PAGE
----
Avoid slick scams, stick with basics

John Liechty

Throughout my years of fishing as a hobby, a passion and now as a profession, I have had the luxury of tying thousands of different lures and rigging combinations to the end of my lines. From using bait, spinners and spoons for trout, to fly fishing for anything that swims, I’ve used it all. And now, I’m using a large assortment of hardware to target black bass. I believe, to a certain extent, that if it has hooks, I’ve tried it.

There are a lot of gimmicks out there that are designed to catch fishermen and not fish. We’ve all seen those funny contraptions that are best sold on late night infomercials. If used in the right place at the right time, any of them have a chance to tempt the fish. But, through years of trial and error, I have found a small selection of lures and presentations that are tried and true. This small assortment will fit in a single tackle box and I refer to it as my First Aid kit. When things get downright tough and we need to get some bites, I turn to this kit to try healing the wound of getting skunked and returning to the dock empty handed.

Trout fishing is something that I do very little of these days, and I still have invested a large portion of my life chasing these slick rainbows, browns and brooks. As far as bait fishing goes, it is hard to beat a night-crawler or any live bait. The live bait won’t keep, so having it as a backup in the kit is not an option. But, having a small selection of hooks, swivels and weights is always a good choice. And remember, if you turn over a few rocks by the water, I’m sure you will find some worms, hellgrammites or grubs to put on your hook.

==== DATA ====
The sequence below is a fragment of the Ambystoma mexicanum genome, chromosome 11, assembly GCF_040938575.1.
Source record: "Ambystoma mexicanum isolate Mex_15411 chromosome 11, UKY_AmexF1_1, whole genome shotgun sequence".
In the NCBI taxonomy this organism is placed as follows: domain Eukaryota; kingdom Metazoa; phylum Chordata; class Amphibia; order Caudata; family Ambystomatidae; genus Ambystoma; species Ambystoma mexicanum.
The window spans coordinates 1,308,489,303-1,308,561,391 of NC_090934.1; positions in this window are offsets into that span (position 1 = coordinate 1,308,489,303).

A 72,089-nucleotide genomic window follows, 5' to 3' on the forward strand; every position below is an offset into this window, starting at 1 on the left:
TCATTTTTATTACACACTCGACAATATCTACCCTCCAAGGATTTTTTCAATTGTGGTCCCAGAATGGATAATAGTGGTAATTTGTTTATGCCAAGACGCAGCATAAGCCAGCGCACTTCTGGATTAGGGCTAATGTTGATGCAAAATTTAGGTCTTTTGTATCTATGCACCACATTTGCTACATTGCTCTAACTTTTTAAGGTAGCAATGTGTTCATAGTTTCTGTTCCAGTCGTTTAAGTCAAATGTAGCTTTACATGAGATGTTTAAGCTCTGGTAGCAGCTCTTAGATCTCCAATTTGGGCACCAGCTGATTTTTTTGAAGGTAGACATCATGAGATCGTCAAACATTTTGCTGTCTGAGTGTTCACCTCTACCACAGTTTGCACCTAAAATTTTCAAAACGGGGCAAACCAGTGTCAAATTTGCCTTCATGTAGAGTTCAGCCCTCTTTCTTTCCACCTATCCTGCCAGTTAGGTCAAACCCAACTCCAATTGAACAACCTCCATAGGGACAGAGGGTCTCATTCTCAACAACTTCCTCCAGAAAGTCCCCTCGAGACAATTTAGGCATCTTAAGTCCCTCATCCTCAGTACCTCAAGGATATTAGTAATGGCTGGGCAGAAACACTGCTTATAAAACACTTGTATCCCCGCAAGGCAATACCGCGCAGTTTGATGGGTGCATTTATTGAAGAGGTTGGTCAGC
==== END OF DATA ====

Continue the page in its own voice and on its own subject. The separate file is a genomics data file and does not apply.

For those who do not want to dig in the dirt and prefer an artificial presentation, two spinners and two spoons will catch fish in creeks, rivers and lakes across the state. For the spinners (Panther Martins), I choose one with a gold blade and one with a silver blade. As for the spoons (Kastmasters), one silver base and one gold base should do the trick. In my opinion, having the alternate reflective qualities is more important than having different colors.

When it comes to fly fishing, the possibilities are endless. However, to narrow it down, there are three flies that you just can’t beat. The first is an olive Bead Head Woolly Bugger. This pattern resembles a minnow when stripped and an insect when drifted. The next is a stimulator; a bushy buoyant attractant pattern that can be fished alone or as an indicator. And the last is a Bead Head pheasant tail, a subsurface nymph.

The world of bass fishing is beyond complex. However, it is probably the easiest to simplify. Learning to use all the techniques and lures, along with the when, why, where, what and how ,can be mind boggling. But honestly, a good ol’ rubber worm fished along the bottom is hard to beat. With a small selection of hooks and weights, a couple of worm patterns and some patience, a bite is sure to come.

When the going gets tough, remember what the targeted species are accustomed to eating on a daily basis and use something that resembles that. If it looks and acts like what the fish eat, your chance of tricking one to bite increases drastically.

These suggestions are a good reference for any angler, from beginners just trying to get into the sport, to avid anglers trying to salvage a trip to the lake. We never know when things may not go as planned and a First Aid kit could save the day.

John Liechty is the owner of Xperience Fishing Guide Service in Angels Camp. Contact John at 743-9932 or xperiencefishing.net.


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